Cyclodextrin Chemistry

M. Komiyama, M. L. Bender

ca. 87,57
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Naturwissenschaften, Medizin, Informatik, Technik / Chemie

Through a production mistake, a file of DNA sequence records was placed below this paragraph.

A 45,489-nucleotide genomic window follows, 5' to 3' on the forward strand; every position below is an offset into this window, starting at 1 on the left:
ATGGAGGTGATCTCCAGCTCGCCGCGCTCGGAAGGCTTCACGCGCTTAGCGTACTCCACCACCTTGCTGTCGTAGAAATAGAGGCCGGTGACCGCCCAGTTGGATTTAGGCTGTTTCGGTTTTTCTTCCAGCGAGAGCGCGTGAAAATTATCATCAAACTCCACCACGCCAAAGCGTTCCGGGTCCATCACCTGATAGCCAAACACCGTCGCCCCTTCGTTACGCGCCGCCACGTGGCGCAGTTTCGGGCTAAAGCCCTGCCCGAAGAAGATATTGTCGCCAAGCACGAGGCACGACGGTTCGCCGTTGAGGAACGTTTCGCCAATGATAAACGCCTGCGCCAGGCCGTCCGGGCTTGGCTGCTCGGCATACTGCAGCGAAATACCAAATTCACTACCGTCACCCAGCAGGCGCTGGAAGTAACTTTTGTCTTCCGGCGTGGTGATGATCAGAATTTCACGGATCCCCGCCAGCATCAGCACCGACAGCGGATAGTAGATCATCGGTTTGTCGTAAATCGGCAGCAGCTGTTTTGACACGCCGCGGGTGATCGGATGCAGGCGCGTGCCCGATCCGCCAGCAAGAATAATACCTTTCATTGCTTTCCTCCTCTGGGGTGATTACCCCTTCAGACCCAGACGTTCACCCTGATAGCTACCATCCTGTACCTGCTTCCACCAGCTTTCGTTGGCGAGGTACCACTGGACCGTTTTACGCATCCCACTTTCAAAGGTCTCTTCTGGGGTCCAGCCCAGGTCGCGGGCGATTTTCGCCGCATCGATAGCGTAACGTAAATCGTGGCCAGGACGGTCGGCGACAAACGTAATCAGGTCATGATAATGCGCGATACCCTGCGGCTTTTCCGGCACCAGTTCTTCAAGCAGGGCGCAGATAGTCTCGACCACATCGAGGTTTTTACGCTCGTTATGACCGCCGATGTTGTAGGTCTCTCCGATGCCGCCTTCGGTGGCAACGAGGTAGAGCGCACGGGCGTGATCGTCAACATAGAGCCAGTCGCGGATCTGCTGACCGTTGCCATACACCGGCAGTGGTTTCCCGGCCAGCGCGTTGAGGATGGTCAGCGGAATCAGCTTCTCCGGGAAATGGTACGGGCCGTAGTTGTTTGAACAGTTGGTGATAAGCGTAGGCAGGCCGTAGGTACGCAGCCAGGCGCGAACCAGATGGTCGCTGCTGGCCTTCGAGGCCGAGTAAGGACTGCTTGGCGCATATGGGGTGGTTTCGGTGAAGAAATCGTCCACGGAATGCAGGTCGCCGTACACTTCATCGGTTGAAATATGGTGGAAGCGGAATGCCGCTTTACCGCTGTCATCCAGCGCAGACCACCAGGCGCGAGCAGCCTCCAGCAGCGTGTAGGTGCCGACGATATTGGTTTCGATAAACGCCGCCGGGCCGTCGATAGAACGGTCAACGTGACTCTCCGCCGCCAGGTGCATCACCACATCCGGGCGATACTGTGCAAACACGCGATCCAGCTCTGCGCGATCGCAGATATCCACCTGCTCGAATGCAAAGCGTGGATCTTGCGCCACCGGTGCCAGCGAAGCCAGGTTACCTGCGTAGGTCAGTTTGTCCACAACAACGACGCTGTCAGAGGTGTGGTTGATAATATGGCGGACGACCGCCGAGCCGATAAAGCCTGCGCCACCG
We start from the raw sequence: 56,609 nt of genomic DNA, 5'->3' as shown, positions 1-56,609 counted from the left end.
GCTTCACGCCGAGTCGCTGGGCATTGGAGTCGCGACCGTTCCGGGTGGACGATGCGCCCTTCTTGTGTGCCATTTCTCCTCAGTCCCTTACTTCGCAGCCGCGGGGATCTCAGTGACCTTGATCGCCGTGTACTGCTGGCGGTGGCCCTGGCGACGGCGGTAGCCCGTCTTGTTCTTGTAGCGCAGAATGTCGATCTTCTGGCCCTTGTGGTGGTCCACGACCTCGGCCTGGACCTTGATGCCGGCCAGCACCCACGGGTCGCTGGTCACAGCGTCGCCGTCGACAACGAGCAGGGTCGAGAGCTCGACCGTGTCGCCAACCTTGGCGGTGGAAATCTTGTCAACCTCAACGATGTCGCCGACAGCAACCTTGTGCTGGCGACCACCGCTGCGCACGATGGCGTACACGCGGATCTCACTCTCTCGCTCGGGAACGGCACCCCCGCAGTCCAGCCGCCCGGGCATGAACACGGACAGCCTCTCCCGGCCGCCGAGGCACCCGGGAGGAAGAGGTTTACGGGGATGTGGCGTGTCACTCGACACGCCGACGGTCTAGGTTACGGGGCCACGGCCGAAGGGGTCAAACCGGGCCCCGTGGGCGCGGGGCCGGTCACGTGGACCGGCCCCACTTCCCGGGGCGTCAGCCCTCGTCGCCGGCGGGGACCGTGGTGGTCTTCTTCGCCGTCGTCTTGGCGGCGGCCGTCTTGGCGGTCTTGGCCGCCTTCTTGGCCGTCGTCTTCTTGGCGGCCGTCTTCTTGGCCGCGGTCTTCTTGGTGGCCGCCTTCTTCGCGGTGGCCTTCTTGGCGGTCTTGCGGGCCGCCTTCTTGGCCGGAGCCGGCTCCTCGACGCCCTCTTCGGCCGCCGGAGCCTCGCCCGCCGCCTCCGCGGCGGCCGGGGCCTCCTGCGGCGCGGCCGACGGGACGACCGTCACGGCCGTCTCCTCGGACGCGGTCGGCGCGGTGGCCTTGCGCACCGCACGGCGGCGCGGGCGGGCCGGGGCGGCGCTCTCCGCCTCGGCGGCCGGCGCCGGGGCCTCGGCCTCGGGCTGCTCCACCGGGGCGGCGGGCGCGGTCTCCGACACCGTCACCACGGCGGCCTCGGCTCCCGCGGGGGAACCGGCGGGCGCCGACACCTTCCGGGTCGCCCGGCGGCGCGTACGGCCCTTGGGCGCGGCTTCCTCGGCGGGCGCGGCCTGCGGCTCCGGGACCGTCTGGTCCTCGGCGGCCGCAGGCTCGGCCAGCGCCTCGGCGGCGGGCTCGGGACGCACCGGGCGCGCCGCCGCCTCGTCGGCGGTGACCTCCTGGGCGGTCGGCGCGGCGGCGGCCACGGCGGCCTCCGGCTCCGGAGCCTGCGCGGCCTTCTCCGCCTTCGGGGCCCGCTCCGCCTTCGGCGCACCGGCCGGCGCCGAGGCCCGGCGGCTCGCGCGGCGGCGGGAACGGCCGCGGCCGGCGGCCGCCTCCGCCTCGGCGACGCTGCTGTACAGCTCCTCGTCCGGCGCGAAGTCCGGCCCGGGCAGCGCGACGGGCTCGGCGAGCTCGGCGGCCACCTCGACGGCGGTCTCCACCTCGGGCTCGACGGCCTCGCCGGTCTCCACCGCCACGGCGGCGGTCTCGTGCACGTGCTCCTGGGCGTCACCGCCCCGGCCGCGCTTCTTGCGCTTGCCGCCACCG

Chemistry was at one time completely described in terms of collision theo- ry, in which one molecule collided with another, sometimes producing reac- tion. Then came the realization that enzymes which are highly efficient ca- talysts, work by way of prior complexation, often stereospecific, which is then followed by chemical reaction. Thus, systems that exhibit "e;host-guest"e; relationships, i.e., that show complexing are being looked at an ever in- creasing frequency. The cyclodextrins are the first and probably the most important example of compounds that exhibits complex formation. This is a book about the cyclodextrins. There are of course other compounds that exhibit "e;host-guest"e; relationships and thus bind other organic molecules, but so far they have not achieved the importance of the cyclodextrins. By their name it is obvious that cyclodextrins are cyclic compounds. The complexes that they form are therefore cyclic inclusion complexes. Because the complexes are cyclic in nature, complexation can be very strong, as op- posed to 1t-complex, electrostatic, or apolar complexes in which complex formation is two-dimensional rather than three-dimensional. Cyclodextrins turn out to be excellent models of enzymes. This is proba- bly not fortuitous because they were first sought since it was discovered that the principal binding in the enzyme chymotrypsin was a cyclic inclusion complex. Cyclodextrins can do more than form cyclic inclusion complexes, they can catalyze as well. But catalysis always occurs after complex formation.

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